Being an Interior Designer in Northern Michigan is truly a gift. My love of design has been with me since I was a little girl, and now my career offers me the opportunity to help beautify homes of all styles and sizes and from periods throughout the nineteenth century forward. At my doorstep are the classic cottages and log homes of Walloon Lake and Lake Charlevoix, with the likes of Ernest Hemmingway walking their shores in day’s past. We also have 100+-year-old homes on Little Traverse Bay, as well as some amazing new homes that have sprouted from the Quarry’s of Bay Harbor. Each home, unique in its own way, beckons families from all over the country wanting to share in the splendor of Northern Michigan.

It is my privilege and joy to work with these homeowners, creating a space that will speak to them. Sometimes this means starting from scratch and creating a “new” kitchen that caters to the needs of their family. However, most of the time, we are trying to keep the integrity of the home while incorporating today’s modern conveniences. In doing so, I try to create a design that is “timeless”. By that, I mean keeping classic features such as crown molding, lighting, custom cabinetry, and original hardwood floors when feasible. I always encourage my clients to live in the space a bit before making decisions on demolition. A feature that initially bothered you, may grow on you over time. Especially in homes that are nearly a century old, where there can be a fabulous history behind the architectural elements. I do know that many times it is not a reality to keep these features, and many times just not what the homeowner wants. In this case, I set out to help my client create a kitchen that will stand the test of time and not just lend itself to new styles and design trends. In new homes, and even contemporary homes these rules still apply. Just because the design may be more modern or transitional in nature does not mean that it cannot stand the test of time with the right choice of materials.

Creating a kitchen that is “timeless” involves starting with a palette that is somewhat neutral. Keeping flooring, and cabinetry relatively low key in neutral hues will give you a base on which to build from. You can then add color in elements that are easier and more cost effective to change in the future. These can include a brilliant backsplash, an incredible countertop, or lighting that will brighten your space visually. Design choices such as these can then become your “wow” factor, while more classic choices in flooring and cabinetry become a foundation that will continue to look fresh in years to come. Great design can be achieved in any setting but starting with good bones and maintaining architectural elements that are characteristic of the style and era the home is key. Not to mention, keeping these classic touches within a home are always good for resale if that time ever comes!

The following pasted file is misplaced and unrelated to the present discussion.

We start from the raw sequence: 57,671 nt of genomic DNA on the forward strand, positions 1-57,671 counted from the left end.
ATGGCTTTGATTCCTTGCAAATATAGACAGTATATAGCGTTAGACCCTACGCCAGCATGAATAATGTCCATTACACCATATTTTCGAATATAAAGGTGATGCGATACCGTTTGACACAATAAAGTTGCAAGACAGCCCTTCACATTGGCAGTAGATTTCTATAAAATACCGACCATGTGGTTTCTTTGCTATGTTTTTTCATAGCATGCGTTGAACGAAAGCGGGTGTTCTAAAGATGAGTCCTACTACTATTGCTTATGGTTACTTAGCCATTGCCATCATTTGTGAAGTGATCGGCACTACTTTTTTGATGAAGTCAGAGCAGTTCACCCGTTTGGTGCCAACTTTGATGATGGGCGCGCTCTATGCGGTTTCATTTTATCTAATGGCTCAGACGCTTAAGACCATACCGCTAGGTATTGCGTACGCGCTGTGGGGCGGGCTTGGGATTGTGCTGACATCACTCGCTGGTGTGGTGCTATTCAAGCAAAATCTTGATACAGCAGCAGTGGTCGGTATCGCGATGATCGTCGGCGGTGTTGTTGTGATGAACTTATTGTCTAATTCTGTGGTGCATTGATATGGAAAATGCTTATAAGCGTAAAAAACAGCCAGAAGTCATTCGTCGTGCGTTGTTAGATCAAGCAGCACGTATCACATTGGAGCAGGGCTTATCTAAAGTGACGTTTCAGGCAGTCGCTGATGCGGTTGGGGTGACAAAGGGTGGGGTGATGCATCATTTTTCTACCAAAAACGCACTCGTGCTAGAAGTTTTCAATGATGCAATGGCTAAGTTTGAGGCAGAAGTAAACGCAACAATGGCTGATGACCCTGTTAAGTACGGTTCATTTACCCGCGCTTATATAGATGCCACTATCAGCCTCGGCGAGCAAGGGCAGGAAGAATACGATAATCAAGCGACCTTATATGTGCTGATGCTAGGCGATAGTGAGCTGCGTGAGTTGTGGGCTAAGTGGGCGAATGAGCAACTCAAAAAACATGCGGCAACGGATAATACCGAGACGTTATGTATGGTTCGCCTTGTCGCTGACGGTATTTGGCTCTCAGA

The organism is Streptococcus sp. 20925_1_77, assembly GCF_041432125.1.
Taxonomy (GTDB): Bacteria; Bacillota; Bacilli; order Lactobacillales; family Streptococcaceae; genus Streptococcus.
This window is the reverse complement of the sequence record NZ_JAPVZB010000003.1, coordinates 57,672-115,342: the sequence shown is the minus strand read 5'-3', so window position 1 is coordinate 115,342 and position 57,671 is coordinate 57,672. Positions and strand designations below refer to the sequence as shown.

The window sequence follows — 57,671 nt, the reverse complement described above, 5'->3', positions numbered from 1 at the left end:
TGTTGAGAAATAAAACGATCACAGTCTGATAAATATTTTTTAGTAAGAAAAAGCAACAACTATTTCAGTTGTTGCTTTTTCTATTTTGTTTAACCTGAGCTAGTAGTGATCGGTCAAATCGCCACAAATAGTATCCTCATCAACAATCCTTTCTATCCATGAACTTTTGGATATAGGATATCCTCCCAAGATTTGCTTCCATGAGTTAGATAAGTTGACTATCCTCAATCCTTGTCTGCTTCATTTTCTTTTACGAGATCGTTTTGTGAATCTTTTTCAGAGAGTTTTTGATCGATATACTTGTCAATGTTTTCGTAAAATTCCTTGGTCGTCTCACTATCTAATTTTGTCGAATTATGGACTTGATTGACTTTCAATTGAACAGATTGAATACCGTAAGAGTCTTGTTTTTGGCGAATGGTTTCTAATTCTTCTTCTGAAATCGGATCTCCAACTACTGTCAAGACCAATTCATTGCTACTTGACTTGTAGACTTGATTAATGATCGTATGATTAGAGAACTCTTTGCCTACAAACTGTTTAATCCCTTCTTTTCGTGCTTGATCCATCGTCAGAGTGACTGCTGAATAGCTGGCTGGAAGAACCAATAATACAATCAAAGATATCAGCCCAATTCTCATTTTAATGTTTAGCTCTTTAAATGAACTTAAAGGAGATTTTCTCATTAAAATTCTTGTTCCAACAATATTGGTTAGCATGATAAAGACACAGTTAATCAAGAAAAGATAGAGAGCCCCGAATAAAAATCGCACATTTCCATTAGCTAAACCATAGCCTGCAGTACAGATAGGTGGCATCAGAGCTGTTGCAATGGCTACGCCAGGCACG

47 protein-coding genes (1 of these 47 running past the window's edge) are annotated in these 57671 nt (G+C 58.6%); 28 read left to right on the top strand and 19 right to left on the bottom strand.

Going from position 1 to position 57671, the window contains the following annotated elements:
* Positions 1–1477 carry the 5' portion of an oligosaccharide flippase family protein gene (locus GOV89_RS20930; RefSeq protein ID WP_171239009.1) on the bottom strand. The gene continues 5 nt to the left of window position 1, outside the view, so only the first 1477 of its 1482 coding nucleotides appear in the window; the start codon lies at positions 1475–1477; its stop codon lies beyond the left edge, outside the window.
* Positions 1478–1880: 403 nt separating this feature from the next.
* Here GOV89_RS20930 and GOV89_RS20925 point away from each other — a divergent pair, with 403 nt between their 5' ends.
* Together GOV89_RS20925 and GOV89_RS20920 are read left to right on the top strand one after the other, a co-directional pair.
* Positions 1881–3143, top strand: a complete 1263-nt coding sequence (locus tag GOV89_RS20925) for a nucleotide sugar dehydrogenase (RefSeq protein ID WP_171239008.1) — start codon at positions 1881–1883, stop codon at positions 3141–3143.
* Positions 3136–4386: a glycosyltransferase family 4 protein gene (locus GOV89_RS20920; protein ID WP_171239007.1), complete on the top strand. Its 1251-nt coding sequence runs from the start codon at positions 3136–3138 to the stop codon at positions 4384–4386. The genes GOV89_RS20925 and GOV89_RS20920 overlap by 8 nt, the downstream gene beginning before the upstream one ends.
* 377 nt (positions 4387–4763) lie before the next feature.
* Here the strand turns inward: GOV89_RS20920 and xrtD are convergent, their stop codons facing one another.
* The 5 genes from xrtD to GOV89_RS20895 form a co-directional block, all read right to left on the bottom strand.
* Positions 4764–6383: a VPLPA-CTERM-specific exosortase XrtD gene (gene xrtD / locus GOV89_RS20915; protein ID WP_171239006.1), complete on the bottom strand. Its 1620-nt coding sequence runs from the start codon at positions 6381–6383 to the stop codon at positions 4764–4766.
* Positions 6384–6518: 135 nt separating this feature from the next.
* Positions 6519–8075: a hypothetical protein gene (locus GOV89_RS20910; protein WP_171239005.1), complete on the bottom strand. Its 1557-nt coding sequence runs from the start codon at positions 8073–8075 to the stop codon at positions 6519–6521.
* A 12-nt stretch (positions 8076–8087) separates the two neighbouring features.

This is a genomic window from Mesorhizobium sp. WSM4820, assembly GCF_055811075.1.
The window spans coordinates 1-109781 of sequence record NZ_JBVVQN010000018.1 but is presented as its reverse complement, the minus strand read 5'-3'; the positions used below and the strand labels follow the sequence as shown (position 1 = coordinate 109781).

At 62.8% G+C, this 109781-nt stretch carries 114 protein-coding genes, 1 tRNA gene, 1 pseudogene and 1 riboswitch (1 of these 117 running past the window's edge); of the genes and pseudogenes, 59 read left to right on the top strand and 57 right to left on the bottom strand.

In a recent project, I remodeled a kitchen in a hundred-year-old farmhouse. My clients had a table and chairs that had been passed down from generations before. The entire remodel revolved around keeping that table as an integral part of the design. In doing so, we had to make sure the kitchen design would be acceptable for incorporating this beloved piece of furniture. We then chose cabinetry, plumbing hardware, flooring, lighting, and tile that would be characteristic of a home at that time. As we carefully and meticulously thought of in this design, one must remember that smaller details should not be overlooked. Little things such as door and cabinet hardware were chosen to be representative of the era of the home and had an enormous effect on the final design as well. In this kitchen, we used updated crystal door knobs and cabinet hardware to give it a clean polished look while still being reminiscent of early twentieth century. It is a kitchen now, that will never go out of style. Using classic features, like a coffered ceiling, a farmhouse sink, white cabinetry and marble counter-tops helped to achieve this goal.

These homeowners also have a home on Walloon built in the 1960’s. There they completed an extensive remodel and added an addition, all while keeping the integrity of the style of the home. In the kitchen, they added granite countertops and a fun backsplash to update the look, but kept the cabinetry from the sixties, and added a new fridge that was made to look like it was from that time as well. Classic mid-century modern lighting and furniture completes the look of the cottage, thus keeping the stories of years past alive in this home today. I commend my clients who took two homes, and two kitchens, completely different in nature and embraced each of them for what they were and the time they came from. New stories will be written in these kitchens, and they will function much differently than in days past but hopefully, the beauty of them will be enjoyed for many years to come.